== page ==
Back in his 8h grade year, I first met Jason Garstkiewicz to write a story after he was diagnosed with cancer 10 months earlier. A three-sport star athlete, young Jason was seemingly following the footsteps of his father, a Division I football player.
But the doctors at Children's Hospital in Philadelphia, the Mayo Clinic and Sloan-Kettering Cancer Center concurred that Jason needed to have his lower leg amputated.
Life and dreams suddenly changed for Jason.
Pediatric cancer really is as heart wrenching as life gets and five years ago no one really knew how Jason would react. He came from a caring and loving family with his mother, Pam, father, Gary, and younger brother, Kyle. And the Haddonfield community is as close-knit as small towns go. But really no one knew how life would unfold for Jason.
Remarkably, Jason Garstkiewicz not only turned his life into a feel-good story for the ages, but he also inspired others with each of his courageous steps on the way.
Playing football and golf with a prosthetic right leg at Haddonfield High School, Garstkiewicz was recently recognized by the South Jersey Coaches Association as its Most Courageous Student-Athlete
“I never realized how much I was inspiring people because what I was doing was just being myself,” Garstkiewicz said. “I was just so glad I was able to impact as many people as I did.”
Truly, his friends, teammates, parents of players, coaches, opposing players and an old sportswriter will never forget Jason Garstkiewicz as he moves into the next chapter of his uplifting story. They won’t forget how he played. They won’t forget how he made them feel.
In the fall, Garstkiewicz, who played tight end and defensive end for the Bulldawgs, earned the prestigious Brooks-Irvine Memorial Football Club scholarship award. However, there really aren’t enough awards to give Jason for what he did and how he inspired others.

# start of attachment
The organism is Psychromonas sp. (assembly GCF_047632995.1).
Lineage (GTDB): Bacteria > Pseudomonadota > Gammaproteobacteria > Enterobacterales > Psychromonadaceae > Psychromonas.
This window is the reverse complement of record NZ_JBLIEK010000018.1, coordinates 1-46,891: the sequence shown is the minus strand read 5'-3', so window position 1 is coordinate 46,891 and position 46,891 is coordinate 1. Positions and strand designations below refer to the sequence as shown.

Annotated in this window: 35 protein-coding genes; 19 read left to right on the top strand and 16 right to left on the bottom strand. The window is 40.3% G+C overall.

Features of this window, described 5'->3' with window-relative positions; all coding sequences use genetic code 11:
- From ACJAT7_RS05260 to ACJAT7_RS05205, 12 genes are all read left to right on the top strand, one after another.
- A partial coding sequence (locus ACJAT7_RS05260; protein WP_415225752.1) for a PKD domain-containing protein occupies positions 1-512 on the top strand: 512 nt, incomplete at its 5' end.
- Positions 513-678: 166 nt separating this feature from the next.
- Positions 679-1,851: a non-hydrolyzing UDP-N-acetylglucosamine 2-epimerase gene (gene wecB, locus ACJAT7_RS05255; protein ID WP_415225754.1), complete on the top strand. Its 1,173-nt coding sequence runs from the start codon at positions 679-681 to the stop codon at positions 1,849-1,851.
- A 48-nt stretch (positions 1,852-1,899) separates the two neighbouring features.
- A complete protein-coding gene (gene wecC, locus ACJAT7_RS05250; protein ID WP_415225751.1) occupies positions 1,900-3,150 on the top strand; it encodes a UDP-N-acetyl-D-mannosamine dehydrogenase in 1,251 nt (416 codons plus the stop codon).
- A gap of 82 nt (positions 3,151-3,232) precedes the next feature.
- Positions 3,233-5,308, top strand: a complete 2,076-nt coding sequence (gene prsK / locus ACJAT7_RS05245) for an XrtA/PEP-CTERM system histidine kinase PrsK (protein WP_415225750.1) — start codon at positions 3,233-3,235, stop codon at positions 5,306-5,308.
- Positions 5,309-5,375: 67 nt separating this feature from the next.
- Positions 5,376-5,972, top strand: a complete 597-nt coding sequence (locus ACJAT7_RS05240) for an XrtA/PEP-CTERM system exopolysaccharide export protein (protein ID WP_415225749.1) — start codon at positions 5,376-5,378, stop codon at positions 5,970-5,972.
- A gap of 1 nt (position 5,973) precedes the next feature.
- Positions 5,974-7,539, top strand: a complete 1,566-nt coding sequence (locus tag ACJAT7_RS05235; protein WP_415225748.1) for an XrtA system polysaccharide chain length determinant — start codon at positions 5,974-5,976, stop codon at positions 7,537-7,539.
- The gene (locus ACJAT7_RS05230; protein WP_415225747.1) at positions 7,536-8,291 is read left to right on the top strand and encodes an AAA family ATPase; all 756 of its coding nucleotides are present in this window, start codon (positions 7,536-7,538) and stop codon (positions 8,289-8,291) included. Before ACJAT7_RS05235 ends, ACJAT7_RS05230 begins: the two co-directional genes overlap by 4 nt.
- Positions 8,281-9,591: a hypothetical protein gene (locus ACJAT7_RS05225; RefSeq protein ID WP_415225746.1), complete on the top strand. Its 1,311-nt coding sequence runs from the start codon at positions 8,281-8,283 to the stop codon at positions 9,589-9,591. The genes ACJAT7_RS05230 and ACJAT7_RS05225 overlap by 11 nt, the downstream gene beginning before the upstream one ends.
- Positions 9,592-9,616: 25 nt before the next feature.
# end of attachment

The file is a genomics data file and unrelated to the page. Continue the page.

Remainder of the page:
Garstkiewicz was diagnosed with a rare form of bone cancer after a bump developed on his ankle following basketball practice in 7th grade at Haddonfield Middle School, where he played football, basketball and lacrosse.
After the diagnosis and then the surgery, he was simply just looking ahead to try and play sports back then. He was a kid who still had dreams and who still loved to run around and compete. So he wanted to keep doing what he always did. Nothing changed in his outlook.
Now, he realizes the change he made was mostly how other kids his age accepted their minor bumps and bruises as well as losses and setbacks. And how their parents accepted them, too.
“Definitely, looking back and putting it into perspective, I’m glad it happened to me and not someone else,” Garstkiewicz said. “I was able to kind of take it in stride and move on.”
Jason, who is 6-foot-5, will continue his education at the University of South Carolina in the fall. He will look to stay involved with athletics with the Gamecocks.
“I will definitely play club sports at South Carolina like intramural basketball and golf,” Garstkiewicz said. “And, I’d like to try and be an equipment manager for the South Carolina football team, just to stay involved somehow and football is my favorite sport and I’ve been playing so long it will be hard to part with.”
His father, Gary, played football at Duke University. The former Edgewood High (now Winslow Township) star was a safety with the Blue Devils. Gary stayed active in sports well after college ball. He was an excellent basketball player in men’s leagues around South Jersey for many years.
You have the feeling Jason will be playing sports, too, well into his adult life. Until then, Garstkiewicz said he is interested in majoring in business, specializing in sports and entertainment.
He also plans to stay involved with the remarkable Go4theGoal Foundation, which daily improves the lives of children with cancer. Go4theGoal, which provides financial support, implements unique hospital programs, funds research and grants children’s personal wishes, and Garstkiewicz said delivers hope to others.
“Going through this whole situation from having pediatric cancer to being able to look back and say ‘wow, it happened,’ it opened up my world,” Garstkiewicz said. “You never really know how many kids are affected by this and their families.
“I feel it is very important to get the word out.”
Jason got the word out by continuing to play sports and doing what he always did. He didn’t allow his life and dream of playing high school sports to change when his life did change.
And, on the way, he helped change so many of us.
Thank you, Jason.